At 137-feet tall, Nohoch Mul, which means "great mound," is the tallest Mayan pyramid on the Yucatan Peninsula and the second tallest Mayan pyramid in the world. It is located at the archaeological site of Cobá in Mexico's state Quintana Roo.
Although it was discovered in the 1800s, the archaeological site wasn't opened to the public until 1973 because the surrounding thick jungle made it too difficult to get to.
It's still off the beaten path but is well worth the trip, especially if you're in Tulum, which is just a short 40-minute drive away.
History of the Nohoch Mul Site
Along with the pyramids at Chichén Itzá and the oceanfront Mayan ruin at Tulum, Nohoch Mul is one of the most significant and popular Mayan sites on the Yucatan Peninsula. This particular pyramid is the highlight of the archaeological site of Cobá, which means "water stirred (or ruffled) by the wind."
Nohoch Mul is the main structure at Cobá and from where the Cobá-Yaxuná causeway leaves. This network of stone causeways features upright sculpted and engraved stones called stelae that record the history of Mesoamerican civilization from A.D. 600 to 900. From A.D. 800 to 1100, the population grew to about 55,000.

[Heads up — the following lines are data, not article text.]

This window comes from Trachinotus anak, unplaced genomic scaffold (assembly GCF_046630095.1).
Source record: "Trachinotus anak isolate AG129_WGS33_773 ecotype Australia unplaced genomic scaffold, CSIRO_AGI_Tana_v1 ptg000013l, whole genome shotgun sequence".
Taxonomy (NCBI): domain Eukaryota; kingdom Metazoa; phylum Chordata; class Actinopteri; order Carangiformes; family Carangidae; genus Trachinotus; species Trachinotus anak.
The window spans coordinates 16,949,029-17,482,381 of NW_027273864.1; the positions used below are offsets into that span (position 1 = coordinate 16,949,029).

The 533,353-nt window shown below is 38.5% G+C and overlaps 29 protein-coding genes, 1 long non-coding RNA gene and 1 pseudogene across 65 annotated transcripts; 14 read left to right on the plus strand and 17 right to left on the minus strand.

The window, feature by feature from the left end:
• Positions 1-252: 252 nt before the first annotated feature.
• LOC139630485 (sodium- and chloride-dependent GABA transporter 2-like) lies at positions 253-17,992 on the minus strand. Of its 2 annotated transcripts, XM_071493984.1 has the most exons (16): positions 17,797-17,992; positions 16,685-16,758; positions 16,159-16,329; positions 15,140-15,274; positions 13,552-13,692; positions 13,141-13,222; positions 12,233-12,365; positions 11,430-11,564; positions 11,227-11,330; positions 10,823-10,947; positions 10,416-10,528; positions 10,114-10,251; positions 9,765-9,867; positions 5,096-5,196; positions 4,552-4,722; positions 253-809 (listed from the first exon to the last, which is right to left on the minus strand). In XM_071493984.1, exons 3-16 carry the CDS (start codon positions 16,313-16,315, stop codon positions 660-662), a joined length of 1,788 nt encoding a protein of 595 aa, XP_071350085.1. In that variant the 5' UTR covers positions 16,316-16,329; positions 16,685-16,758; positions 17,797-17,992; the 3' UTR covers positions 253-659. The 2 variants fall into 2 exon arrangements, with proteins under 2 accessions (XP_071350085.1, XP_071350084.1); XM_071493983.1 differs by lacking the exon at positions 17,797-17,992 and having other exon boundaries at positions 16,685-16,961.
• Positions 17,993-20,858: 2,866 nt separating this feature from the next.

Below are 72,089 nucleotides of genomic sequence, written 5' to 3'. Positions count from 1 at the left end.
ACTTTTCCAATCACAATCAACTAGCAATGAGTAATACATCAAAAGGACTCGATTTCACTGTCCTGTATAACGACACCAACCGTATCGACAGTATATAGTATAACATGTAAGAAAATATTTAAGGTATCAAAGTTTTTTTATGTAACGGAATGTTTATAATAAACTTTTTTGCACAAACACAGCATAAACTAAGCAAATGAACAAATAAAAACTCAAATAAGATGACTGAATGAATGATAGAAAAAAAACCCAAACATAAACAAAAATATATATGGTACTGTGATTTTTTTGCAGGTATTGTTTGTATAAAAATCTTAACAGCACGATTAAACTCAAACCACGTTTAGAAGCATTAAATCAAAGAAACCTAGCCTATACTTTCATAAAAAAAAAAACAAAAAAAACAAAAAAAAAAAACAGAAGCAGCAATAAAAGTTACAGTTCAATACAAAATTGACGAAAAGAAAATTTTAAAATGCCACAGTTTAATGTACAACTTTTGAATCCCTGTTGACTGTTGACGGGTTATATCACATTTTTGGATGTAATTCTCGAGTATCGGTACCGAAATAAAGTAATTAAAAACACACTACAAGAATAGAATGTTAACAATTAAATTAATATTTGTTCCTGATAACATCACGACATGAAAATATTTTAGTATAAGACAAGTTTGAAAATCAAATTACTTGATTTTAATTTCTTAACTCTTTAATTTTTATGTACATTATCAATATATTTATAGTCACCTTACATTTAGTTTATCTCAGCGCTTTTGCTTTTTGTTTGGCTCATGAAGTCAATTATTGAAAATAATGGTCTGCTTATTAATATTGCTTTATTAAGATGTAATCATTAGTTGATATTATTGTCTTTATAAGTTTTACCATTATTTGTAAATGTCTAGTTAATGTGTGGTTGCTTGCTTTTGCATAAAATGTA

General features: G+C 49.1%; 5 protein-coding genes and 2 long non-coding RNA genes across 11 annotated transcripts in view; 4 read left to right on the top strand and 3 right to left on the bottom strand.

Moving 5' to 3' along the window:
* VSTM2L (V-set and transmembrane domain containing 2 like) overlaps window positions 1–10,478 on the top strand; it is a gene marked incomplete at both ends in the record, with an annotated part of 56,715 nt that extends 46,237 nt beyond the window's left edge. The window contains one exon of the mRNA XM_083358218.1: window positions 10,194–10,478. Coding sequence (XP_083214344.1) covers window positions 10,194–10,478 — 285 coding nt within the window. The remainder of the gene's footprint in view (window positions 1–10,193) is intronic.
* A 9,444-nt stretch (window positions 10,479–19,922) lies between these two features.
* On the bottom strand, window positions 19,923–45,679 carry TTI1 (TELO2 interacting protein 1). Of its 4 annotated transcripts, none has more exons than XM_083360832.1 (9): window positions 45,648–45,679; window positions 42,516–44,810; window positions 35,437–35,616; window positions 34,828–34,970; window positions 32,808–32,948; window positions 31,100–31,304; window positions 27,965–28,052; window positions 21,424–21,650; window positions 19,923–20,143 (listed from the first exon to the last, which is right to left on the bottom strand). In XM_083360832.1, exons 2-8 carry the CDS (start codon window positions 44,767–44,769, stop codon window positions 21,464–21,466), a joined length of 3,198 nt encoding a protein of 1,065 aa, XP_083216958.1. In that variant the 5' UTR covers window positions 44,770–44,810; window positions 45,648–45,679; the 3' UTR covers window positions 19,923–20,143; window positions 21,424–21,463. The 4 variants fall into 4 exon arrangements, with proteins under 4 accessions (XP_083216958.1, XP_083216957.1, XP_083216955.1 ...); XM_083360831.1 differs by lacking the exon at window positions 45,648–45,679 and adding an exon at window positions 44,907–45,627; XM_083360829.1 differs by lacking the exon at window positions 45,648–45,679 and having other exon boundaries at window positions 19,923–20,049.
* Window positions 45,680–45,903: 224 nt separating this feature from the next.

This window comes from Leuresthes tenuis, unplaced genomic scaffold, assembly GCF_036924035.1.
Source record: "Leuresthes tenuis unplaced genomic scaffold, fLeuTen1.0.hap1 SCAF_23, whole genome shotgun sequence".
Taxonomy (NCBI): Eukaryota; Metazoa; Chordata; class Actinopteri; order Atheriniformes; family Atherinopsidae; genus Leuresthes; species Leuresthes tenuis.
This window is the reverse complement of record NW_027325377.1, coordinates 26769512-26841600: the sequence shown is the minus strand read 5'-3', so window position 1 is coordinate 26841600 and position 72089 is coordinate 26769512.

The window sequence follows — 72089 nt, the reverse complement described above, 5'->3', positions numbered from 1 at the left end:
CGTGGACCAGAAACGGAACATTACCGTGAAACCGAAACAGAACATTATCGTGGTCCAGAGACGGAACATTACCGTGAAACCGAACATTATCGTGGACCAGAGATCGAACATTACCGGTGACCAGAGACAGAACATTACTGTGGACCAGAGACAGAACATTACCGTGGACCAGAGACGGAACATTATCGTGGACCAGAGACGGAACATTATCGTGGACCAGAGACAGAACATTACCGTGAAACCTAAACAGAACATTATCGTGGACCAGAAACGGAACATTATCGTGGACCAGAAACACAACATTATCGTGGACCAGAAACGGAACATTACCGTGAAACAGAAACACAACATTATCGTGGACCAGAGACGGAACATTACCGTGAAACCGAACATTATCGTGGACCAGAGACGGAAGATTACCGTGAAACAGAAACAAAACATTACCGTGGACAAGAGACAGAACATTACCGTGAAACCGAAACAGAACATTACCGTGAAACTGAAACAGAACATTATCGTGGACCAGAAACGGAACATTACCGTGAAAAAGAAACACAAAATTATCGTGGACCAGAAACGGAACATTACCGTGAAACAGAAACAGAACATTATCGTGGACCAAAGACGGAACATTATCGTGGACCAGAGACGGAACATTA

Touring the Site of Nohoch Mul
The entire site spans about 30 square miles, but the ruins cover four miles and take several hours to explore by foot.
You can also rent bicycles (about $2) or hire a chauffeured tricycle (about $4). Although it's not a top tourist site, it's recommended to get there in the morning to beat the crowds and have the whole place to yourself.
It is 120 steps to the top of the pyramid. Once there, notice the two diving gods over the temple's doorway.
From the top of Nohoch Mul, you'll get breathtaking panoramic views of the surrounding jungle.
Nohoch Mul is located between the towns of Tulum and Valladolid. It's an easy day trip from Tulum and Playa del Carmen. From Tulum, drive the Coba Road for about 30 minutes. You can also take public transportation or sign up for a group visit. You may also want to tack a trip to Cobá onto a visit to Chichén Itzá, San Miguelito, or other ancient sites in the Yucatan Peninsula.